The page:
Pulitzer Prize-winning food writer Jonathan Gold used a keynote speech at conference for the CCNMA: Latino Journalists of California to attack Rick Bayless and the newly opened Red O. Bayless consulted on the menu for the L.A. restaurant, and made a few comments about how different the restaurant would be for L.A. Gold took offense, calling him a merely "good" chef who knew nothing about the scene. Like he did after those White House tweeting accusations, Bayless immediately sprung to action and called for an apology: “Thought a Pulitzer meant you checked facts. Sneering at me for something I never said is either mean or sloppy. I'm offended.” Bayless claims his comments were taken out of context.
I never said I was going to introduce Southern California to "authentic" Mexican cuisine. I said I was going to bring the flavors of Frontera Grill to Los Angeles. Which is completely true. I guess getting a Pulitzer doesn't mean your [sic] beholden to truth. But I'm sure it made for a "fun" evening for all gathered there. Such is the state of modern journalism.
But it does appear that Bayless hinted that Red O would introduce L.A. to “authentic” central and southern Mexican flavors. In an interview with Feast, Bayless said:
Mexican food in Southern California is really native to here. It has influences from places like the Northern part of Mexico or from Guadalajara, but you don’t really find the rich moles, and a lot of the complexity that you sometimes find in the food of Oaxaca or Veracruz, showing up in the Mexican food of Southern California. Here in Southern California there’s a bit more of a focus on what I would call the street food flavors. So it’s more about the tacos and enchiladas, and of course, burritos, which most people point to L.A. as the place where burritos were actually invented.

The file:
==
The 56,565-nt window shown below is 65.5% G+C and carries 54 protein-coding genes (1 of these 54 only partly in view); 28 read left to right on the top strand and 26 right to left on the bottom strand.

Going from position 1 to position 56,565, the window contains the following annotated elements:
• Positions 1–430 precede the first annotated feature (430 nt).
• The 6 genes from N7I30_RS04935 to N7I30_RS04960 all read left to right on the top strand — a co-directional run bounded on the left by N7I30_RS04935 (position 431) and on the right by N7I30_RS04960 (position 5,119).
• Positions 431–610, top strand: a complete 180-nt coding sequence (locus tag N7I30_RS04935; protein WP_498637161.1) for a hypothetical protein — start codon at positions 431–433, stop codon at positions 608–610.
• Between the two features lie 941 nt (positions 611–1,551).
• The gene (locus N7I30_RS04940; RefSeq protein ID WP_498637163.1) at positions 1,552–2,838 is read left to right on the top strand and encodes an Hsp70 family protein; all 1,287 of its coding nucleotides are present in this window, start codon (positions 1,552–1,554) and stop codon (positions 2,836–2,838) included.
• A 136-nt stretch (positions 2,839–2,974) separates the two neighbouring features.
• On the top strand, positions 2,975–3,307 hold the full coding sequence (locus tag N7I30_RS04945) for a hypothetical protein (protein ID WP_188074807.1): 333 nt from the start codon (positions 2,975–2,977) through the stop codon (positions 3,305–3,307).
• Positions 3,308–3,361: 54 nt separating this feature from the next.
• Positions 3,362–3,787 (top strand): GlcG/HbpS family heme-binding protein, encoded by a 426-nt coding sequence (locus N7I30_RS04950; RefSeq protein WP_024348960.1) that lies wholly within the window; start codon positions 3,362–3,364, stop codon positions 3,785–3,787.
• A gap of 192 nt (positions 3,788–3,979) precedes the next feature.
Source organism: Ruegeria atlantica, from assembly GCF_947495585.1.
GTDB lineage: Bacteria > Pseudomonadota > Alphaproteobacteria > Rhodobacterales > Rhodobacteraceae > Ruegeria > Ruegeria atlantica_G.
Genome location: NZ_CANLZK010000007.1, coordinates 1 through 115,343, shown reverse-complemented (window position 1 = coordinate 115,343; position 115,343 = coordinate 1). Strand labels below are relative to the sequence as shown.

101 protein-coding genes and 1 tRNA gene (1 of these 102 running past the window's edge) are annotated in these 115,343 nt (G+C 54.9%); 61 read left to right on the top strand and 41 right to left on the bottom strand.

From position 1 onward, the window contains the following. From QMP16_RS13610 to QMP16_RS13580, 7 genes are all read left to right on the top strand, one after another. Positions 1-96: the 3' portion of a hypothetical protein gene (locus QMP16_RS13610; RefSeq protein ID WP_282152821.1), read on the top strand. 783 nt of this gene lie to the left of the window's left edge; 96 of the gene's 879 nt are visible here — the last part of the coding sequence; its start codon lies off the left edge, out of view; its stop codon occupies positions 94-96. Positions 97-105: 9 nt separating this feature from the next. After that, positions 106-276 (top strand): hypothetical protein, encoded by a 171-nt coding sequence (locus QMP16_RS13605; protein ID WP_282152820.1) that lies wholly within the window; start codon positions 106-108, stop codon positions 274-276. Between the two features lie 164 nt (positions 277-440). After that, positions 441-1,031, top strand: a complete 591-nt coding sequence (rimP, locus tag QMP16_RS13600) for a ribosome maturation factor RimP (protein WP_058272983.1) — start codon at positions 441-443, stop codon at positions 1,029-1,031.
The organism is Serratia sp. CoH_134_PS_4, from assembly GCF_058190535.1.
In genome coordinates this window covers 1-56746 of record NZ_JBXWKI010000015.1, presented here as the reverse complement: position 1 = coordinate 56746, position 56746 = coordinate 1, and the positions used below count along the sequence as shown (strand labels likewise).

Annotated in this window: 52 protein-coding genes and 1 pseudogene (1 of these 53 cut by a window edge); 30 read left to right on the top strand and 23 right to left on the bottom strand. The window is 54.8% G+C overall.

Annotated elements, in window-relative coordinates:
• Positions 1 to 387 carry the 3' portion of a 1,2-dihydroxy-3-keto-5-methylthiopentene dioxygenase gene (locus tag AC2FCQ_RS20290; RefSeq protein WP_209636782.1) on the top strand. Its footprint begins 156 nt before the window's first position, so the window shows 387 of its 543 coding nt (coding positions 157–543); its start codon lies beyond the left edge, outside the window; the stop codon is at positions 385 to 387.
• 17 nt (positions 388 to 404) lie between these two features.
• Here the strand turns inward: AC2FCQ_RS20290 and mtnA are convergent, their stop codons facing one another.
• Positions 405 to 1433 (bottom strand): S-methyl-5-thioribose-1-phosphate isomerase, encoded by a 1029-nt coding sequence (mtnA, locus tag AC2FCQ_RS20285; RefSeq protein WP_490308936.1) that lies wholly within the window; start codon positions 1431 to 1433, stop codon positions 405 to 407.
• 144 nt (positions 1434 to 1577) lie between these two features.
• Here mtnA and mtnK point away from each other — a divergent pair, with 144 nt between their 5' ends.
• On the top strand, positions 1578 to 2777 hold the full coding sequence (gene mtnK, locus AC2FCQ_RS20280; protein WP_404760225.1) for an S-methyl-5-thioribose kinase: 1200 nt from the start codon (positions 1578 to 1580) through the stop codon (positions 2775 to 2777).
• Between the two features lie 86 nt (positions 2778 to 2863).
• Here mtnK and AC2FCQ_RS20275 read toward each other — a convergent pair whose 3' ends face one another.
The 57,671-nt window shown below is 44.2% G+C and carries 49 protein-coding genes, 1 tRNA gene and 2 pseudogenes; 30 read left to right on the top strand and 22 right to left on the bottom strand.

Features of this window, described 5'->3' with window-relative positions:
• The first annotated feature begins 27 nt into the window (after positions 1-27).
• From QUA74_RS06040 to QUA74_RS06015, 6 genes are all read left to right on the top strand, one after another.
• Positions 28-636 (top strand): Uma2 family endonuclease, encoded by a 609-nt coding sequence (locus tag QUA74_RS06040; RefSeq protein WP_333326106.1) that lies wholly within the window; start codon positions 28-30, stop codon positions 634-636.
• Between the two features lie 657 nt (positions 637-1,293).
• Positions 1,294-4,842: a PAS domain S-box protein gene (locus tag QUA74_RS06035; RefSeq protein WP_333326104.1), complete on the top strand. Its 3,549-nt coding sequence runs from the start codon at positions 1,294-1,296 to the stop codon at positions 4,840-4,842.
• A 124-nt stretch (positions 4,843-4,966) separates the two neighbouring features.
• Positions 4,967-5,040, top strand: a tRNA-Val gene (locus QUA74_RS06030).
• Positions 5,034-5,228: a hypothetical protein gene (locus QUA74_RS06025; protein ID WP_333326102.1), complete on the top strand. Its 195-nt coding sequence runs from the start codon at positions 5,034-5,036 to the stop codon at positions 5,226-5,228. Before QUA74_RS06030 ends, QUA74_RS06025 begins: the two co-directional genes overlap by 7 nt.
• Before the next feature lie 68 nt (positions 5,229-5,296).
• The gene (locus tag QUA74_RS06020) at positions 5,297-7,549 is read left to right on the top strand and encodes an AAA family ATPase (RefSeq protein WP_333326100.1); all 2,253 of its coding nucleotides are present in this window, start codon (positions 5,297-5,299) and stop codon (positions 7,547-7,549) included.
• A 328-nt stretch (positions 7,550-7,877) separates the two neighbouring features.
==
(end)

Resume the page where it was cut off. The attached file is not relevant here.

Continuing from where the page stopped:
Gold pointed out the many of the items on Red O’s menu can already be found in L.A. But then he celebrated the “wabby” burritos, the baked nachos, and the city’s own tacos, which seem to be exact point Bayless was making.
We’ll never know for sure, but this wouldn’t be the first time that Gold mixed up the facts. Earlier this summer, Gold accused Alan Richman of “eating kung pao chicken in Hong Kong-style cafés.” Richman denied the charge: “I think you should start a new section: Jonathan Gold's Top Ten Fictional Food and Drink.” And just last week, Gold was called out for claiming that L.A.’s Burger Kitchen served Pat LaFrieda ‘Black Label’ beef, which a spokesmen from Pat LaFrieda said was absolutely untrue.
Our editor in L.A. also pointed out that Gold never writes a negative review about a local place, but has no problem taking down chefs that come from elsewhere. Recently Gold panned the Santa Monica Place, which was imported mostly from San Francisco.